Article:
MPs back anti-terror plans, trial period proposed
9 February 2005, AMSTERDAM — A majority of MPs backed the Cabinet's anti-terror plans on Wednesday despite criticism from government coalition party Democrat D66 and reticence from main opposition party Labour PvdA.
9 February 2005
AMSTERDAM — A majority of MPs backed the Cabinet's anti-terror plans on Wednesday despite criticism from government coalition party Democrat D66 and reticence from main opposition party Labour PvdA.
Coalition parties Christian Democrat CDA and Liberal VVD, plus the populist LPF, said the government's tough measures were necessary. The D66 also voted in favour of most of the measures, but raised objections to some of the more far-reaching proposals.
CDA leader Maxime Verhagen and VVD chief Jozias van Aartsen disagreed on fears that the anti-terror measures were a threat to the Dutch constitutional state.
Verhagen said a constitutional state should know its limits, protecting people but also depriving rights from those who abuse their liberties.
But Van Aartsen said: "The constitutional state is not only for suspects, but also for people who simply want to go to their work safely". He added that democracy was threatened by a small minority and the public does not need to fear that police will now start kicking their doors in.
Verhagen demanded an accelerated exchange of information from the security service AIVD to other organisations involved in the fight against terror, newspaper De Volkskrant reported. He also said action should be taken more quickly to disband radical Islamic foundations.
D66 leader Boris Dittrich reaffirmed his opposition to the cabinet's plans forcing terror suspects to regularly report to police. He said the measure was ineffective and naive.
The D66 leader said the measure was only focused on people that Dutch authorities despise. He said forcing them to report to police will not change that and might also be counterproductive, news service NOS reported.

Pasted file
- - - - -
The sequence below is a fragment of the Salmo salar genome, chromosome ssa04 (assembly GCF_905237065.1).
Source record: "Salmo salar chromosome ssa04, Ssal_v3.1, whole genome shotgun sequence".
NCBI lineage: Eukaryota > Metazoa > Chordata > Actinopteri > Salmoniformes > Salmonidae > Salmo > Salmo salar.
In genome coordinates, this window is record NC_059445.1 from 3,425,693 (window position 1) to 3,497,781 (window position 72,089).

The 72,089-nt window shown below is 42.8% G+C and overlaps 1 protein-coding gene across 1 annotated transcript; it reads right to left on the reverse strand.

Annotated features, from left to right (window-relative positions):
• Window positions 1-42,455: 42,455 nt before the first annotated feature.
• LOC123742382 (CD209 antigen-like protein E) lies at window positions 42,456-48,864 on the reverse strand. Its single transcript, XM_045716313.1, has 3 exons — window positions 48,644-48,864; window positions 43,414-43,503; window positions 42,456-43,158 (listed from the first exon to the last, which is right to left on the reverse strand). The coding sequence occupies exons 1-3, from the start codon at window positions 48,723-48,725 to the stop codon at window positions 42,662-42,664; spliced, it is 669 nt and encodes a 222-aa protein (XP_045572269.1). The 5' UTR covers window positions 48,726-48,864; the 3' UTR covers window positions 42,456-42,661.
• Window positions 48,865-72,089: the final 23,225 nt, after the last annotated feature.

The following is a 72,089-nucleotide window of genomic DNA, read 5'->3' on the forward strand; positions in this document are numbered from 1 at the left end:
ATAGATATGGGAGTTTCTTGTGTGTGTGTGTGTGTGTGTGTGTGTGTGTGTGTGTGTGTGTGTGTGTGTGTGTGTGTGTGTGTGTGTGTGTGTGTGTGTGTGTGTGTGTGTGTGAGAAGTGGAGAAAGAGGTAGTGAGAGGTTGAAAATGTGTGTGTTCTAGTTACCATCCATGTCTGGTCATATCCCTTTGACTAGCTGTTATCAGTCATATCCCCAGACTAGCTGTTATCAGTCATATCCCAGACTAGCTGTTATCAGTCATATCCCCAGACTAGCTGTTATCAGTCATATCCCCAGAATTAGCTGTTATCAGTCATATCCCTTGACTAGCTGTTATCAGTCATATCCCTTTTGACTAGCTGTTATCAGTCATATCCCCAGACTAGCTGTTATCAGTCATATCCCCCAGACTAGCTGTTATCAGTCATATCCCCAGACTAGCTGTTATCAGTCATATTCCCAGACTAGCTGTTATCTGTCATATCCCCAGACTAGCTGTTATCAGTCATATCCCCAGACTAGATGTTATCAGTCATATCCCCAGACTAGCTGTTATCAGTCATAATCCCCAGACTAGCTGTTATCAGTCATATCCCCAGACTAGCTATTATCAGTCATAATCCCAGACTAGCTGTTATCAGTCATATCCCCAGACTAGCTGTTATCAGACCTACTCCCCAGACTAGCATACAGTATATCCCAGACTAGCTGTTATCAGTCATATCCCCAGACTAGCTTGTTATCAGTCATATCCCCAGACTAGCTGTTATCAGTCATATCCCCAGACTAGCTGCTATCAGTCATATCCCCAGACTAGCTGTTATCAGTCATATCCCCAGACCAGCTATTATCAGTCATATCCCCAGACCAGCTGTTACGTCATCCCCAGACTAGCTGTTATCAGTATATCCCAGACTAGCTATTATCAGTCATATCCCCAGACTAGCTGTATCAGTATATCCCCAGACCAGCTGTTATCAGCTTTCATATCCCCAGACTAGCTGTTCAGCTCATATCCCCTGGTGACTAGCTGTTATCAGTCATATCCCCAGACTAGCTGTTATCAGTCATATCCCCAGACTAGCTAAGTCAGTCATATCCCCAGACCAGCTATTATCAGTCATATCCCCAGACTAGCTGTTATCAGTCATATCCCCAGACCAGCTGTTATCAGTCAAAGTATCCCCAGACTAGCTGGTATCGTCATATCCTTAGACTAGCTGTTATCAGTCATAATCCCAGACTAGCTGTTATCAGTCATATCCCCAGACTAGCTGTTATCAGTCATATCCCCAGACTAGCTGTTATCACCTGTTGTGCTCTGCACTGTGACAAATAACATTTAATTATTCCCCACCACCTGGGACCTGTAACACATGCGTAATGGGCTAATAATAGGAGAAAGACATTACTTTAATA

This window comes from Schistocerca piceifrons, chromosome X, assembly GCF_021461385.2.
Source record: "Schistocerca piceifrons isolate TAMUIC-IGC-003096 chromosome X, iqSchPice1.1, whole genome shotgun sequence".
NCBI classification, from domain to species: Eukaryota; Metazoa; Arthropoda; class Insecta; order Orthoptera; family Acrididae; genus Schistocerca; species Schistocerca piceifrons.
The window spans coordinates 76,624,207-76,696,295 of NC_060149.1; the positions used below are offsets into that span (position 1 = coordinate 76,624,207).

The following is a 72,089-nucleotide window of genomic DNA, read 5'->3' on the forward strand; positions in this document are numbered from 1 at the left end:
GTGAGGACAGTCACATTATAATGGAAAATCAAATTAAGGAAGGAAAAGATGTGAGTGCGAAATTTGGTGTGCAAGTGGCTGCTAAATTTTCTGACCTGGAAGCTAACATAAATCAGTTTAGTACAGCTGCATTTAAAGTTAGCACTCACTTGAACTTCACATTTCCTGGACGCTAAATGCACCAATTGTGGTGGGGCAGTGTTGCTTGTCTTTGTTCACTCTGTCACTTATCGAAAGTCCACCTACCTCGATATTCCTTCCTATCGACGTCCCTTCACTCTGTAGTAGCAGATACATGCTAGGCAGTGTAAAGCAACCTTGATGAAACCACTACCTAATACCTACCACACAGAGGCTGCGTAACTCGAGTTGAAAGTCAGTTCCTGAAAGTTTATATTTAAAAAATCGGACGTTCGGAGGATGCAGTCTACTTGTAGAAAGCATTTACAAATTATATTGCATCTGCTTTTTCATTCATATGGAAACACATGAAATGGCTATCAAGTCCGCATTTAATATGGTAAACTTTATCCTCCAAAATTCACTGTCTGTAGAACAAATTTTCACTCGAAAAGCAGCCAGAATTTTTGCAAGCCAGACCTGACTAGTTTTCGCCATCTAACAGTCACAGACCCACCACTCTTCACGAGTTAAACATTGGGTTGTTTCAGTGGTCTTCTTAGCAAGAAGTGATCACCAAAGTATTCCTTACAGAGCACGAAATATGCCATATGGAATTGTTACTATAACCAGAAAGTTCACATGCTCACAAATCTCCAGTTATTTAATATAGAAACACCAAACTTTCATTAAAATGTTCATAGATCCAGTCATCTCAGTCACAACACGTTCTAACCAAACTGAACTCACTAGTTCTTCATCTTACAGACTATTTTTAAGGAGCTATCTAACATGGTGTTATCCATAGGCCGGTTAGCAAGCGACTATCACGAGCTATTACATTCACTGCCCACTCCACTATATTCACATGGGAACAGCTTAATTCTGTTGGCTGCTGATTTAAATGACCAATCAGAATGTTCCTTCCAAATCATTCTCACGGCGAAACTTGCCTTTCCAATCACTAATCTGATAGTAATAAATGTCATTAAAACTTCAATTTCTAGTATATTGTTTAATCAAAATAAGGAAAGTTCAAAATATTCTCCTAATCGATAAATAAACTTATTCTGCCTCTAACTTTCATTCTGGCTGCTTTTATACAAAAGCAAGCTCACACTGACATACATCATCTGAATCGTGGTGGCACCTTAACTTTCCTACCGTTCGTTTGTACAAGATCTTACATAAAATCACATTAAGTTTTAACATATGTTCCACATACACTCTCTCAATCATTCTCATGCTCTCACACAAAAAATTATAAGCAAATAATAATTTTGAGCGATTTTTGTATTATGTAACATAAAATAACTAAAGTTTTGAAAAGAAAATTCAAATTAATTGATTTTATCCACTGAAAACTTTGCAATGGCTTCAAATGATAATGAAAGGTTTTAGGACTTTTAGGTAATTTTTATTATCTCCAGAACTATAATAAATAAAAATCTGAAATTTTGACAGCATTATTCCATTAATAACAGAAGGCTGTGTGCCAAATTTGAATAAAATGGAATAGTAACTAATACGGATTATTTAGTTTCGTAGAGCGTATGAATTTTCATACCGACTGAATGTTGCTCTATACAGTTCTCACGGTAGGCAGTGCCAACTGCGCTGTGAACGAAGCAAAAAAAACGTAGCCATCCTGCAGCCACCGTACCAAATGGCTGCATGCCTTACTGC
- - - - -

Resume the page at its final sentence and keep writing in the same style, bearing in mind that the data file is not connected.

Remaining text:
He rejected the image that the D66 was opposing the cabinet's plans, saying that the party backed 91 of the 94 proposals. But he also urged for the measures to be introduced on a temporary basis and be re-assessed in five years. If the legislation was no longer necessary, the law should be scrapped, he said.
Meanwhile, PvdA leader Wouter Bos said his party would not assess the plans until the precise details are known. Nevertheless, he said the cabinet was not doing enough to spell out who has final responsibility over the fight against terror.
He said Interior Minister Johan Remkes is the boss of the police, intelligence services, mayors and emergency services, but Justice Minister Piet Hein Donner is responsible for the anti-terror campaign. Bos said the continued investment into the fight against terror will achieve nothing if the administrative mess is not cleared up.
Green-left GroenLinks doubted whether the obligation for suspects to report to police would be effective. Leader Femke Halsema also doubted the necessity of much of the cabinet's plans. Independent right-wing MP Geert Wilders said the plans were not tough enough.
Under the cabinet's plans, terror suspects could face a street ban, preventing them from entering the vicinity of airports, the Dutch Parliament or going near people who had been threatened. They could also be banned from doing certain jobs, such as giving lessons at schools or sermons at mosques.
The government is also introducing permanent security risk zones where members of the public can be randomly searched at any point in time. This measure will be introduced at airports and train stations.
Some EUR 414 million is to be invested over the next four years to combat terrorism and extremism and to recruit almost 800 extra security and justice officers. A new anti-terror unit responsible for policy, intelligence analysis and security measures has been operational since the start of this year.
[Copyright Expatica News 2005]
Subject: Dutch news